"What UK and US Law Firms Can Learn From Mallesons?"
2 November 2011
27 November 2013
18 June 2013
28 January 2013
19 April 2013
7 May 2013
For any law firm in the UK or US that is currently considering the use of lower cost delivery models, last week’s Mallesons/ Integreon deal is a real reminder of the two main options available: “Build Your Own (BYO)” or “Legal Process Outsourcing (LPO)”.
The BYO option has been favored by most larger law firms (with exceptions such as CMS and Osbourne Clarke). Put simply, they separate out specific activities and shift them to a lower cost delivery location like India, Belfast, or Nashville. By moving to a greenfield site, their view is that those legal processes can be more easily and efficiently managed, monitored and improved, all within the firm (albeit often in a nominal arm’s length arrangement).
In choosing this model law firms are selecting a path that needs:
· Up front capital investment in property, infrastructure, and people with the skills to lead and operate the service
· Executive focus and attention to get it up and running, manage it, and ensure it is meeting delivery expectations
· Patience to deal with the period between “flash” (when the headlines hit) and “bang” (when the service reaches forecast efficiency levels).
Even once it is up and running, the BYO model still needs investment capital and executive time to keep pace with an ever-improving benchmark of “market best practice”. In addition:
· All the delivery risk stays squarely within the firm
· There is relatively fixed resource pool (by volume and skillset) to draw on
· And the economies of scale are always limited to the size of the firm
These are the reasons why you don’t see global corporates setting up this kind of model any more. If they didn’t do it 5-10 years ago, they are now jumping straight to outsourcing as a solution.
Why the Mallesons deal stood out was that here was an expanding firm that had the scale and resources to justify BYO. Given clear options they chose commercially supplied, externally deliver LPO. And given finite capital resources they chose to invest in growth rather than in improving the quality of lower value activities.
Maybe they were attracted to the transfer of risk. The price risk sits firmly with the LPO, as does the quality and service level risk (though the law firm still has overall responsibility for quality to its clients). Indeed, I recommend that all firms should take a risk-based approach when analyzing their options.
However, the main reason that most firms choose the BYO model is actually wrapped into the broad conceptual question of “What is a law firm?” When you’ve been operating a highly successful and highly profitable law business for many years, it is a bold leadership team that considers making radical changes to it.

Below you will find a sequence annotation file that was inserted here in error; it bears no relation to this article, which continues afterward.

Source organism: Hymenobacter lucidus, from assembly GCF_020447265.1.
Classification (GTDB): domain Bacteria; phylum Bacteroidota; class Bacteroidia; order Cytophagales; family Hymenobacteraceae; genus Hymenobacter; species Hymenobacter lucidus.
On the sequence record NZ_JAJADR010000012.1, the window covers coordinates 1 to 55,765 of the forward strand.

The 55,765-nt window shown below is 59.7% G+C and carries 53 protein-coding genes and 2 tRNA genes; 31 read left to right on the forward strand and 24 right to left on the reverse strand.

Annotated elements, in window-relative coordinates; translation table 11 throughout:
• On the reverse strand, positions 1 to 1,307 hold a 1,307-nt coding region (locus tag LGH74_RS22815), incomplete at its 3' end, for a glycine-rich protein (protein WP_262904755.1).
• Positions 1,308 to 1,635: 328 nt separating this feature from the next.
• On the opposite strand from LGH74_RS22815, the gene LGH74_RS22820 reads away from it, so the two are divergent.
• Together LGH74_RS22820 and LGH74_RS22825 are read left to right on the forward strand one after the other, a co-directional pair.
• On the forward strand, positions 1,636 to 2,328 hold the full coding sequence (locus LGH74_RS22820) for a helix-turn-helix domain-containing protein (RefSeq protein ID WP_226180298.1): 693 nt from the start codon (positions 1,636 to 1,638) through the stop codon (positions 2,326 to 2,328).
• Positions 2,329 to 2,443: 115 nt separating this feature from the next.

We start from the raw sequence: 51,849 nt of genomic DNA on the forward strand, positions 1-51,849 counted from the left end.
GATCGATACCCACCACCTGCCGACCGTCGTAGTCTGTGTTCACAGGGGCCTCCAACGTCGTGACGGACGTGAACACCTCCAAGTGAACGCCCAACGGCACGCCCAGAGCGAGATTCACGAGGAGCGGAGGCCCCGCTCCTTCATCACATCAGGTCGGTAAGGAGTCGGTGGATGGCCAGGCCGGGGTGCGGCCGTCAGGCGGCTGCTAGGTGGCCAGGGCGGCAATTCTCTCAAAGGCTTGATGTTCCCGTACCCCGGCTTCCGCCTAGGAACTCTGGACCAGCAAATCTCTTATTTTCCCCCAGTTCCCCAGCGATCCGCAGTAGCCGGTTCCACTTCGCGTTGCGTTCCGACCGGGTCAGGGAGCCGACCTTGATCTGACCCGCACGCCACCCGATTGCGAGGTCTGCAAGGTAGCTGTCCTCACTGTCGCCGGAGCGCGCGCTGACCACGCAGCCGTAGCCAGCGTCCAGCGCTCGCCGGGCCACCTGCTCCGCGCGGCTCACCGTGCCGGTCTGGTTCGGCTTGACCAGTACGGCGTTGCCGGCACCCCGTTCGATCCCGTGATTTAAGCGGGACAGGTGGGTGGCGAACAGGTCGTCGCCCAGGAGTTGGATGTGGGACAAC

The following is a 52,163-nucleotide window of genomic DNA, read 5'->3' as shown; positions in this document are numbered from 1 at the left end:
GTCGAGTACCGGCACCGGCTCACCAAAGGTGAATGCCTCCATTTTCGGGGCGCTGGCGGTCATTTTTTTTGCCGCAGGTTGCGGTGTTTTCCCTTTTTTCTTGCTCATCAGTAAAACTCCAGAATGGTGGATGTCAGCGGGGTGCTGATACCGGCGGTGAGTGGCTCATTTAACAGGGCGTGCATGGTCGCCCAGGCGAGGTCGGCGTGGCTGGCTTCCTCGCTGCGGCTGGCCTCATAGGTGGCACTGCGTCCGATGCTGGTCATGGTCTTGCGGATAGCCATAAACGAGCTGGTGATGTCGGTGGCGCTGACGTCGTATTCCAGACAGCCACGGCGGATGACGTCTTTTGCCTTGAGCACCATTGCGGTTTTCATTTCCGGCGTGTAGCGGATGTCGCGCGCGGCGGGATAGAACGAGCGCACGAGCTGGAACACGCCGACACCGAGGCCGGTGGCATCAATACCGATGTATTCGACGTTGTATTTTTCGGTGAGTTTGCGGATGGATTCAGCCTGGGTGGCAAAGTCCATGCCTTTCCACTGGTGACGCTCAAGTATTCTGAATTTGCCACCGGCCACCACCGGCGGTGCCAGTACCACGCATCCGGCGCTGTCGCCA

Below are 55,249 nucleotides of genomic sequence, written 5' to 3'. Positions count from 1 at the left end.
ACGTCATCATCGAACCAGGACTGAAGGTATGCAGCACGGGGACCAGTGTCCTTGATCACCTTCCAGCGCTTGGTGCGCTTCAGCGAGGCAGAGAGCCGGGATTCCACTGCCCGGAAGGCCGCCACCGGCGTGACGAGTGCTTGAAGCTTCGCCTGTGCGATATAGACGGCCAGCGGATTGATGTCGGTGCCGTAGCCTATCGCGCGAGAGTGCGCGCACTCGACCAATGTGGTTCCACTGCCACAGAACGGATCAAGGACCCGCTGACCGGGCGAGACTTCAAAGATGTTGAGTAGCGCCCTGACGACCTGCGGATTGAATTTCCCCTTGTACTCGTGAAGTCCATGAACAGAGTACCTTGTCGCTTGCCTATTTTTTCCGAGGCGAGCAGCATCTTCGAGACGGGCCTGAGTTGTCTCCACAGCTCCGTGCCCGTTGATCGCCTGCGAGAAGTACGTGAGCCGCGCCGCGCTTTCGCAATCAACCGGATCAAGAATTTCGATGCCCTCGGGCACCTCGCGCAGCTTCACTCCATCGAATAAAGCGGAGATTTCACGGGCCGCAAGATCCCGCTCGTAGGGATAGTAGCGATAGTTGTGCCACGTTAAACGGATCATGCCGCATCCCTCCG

LPO is not always the right option. In my day job I do take a more pragmatic view point about BYO. However, anyone choosing that option has to look at, and understand, the road ahead.
One exercise I encourage anyone to do is to look at some extreme potential business and economic scenarios, and work out how you would react under both the BYO and LPO options. Then work out which model enables you to adapt faster, more flexibly, more cost effectively, and with less capital.
For example, what would happen if you grew by 25%? In the BYO option you have to expand your capacity, get headcount sign off, and recruit and train new staff (after stretching the existing workforce a bit). In the LPO model you will access your supplier’s capacity and skills pool (not quite overnight, but certainly quickly). Other scenarios to work through include changes in the nature of your work, short term bursts in demand, and 25% drops in demand.
Just don’t select BYO because you believe that you can achieve the efficiency levels of a commercially operated LPO. There haven’t yet been any definitive studies into whether LPO or BYO are more effective. However, similar studies that compared HR , IT and Finance outsourcing with internal operations have shown around a 20% differential. I’d be surprised if Legal closed that gap.
And for the law firms that have already developed their own lower cost delivery centers, I predict that we will see some of them sold off in the coming years, whether to management buyouts or general outsourcing providers. Those capital value realization opportunities are certainly one reason why I’d support BYO.
Edward Brooks, The LPO Program